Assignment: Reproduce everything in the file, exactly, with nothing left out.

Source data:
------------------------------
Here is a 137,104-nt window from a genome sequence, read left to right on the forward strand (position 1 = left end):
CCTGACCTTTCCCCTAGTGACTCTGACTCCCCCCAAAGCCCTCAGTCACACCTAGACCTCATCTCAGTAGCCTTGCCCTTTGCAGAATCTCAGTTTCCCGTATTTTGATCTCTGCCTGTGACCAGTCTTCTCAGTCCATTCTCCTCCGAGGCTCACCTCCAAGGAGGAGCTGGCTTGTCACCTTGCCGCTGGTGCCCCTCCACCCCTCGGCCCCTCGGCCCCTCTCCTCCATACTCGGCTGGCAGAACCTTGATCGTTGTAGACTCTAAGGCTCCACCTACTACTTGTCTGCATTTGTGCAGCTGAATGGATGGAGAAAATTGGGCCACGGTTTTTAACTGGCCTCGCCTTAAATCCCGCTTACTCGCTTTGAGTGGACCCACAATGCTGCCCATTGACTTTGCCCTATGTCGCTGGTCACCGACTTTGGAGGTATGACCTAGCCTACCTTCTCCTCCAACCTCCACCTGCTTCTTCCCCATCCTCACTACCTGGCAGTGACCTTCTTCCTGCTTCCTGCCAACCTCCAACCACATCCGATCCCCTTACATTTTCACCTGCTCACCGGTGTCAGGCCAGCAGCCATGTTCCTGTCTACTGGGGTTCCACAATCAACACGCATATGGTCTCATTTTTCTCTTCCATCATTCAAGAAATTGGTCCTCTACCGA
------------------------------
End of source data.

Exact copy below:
Here is a 137,104-nt window from a genome sequence, read left to right on the forward strand (position 1 = left end):
CCTGACCTTTCCCCTAGTGACTCTGACTCCCCCCAAAGCCCTCAGTCACACCTAGACCTCATCTCAGTAGCCTTGCCCTTTGCAGAATCTCAGTTTCCCGTATTTTGATCTCTGCCTGTGACCAGTCTTCTCAGTCCATTCTCCTCCGAGGCTCACCTCCAAGGAGGAGCTGGCTTGTCACCTTGCCGCTGGTGCCCCTCCACCCCTCGGCCCCTCGGCCCCTCTCCTCCATACTCGGCTGGCAGAACCTTGATCGTTGTAGACTCTAAGGCTCCACCTACTACTTGTCTGCATTTGTGCAGCTGAATGGATGGAGAAAATTGGGCCACGGTTTTTAACTGGCCTCGCCTTAAATCCCGCTTACTCGCTTTGAGTGGACCCACAATGCTGCCCATTGACTTTGCCCTATGTCGCTGGTCACCGACTTTGGAGGTATGACCTAGCCTACCTTCTCCTCCAACCTCCACCTGCTTCTTCCCCATCCTCACTACCTGGCAGTGACCTTCTTCCTGCTTCCTGCCAACCTCCAACCACATCCGATCCCCTTACATTTTCACCTGCTCACCGGTGTCAGGCCAGCAGCCATGTTCCTGTCTACTGGGGTTCCACAATCAACACGCATATGGTCTCATTTTTCTCTTCCATCATTCAAGAAATTGGTCCTCTACCGA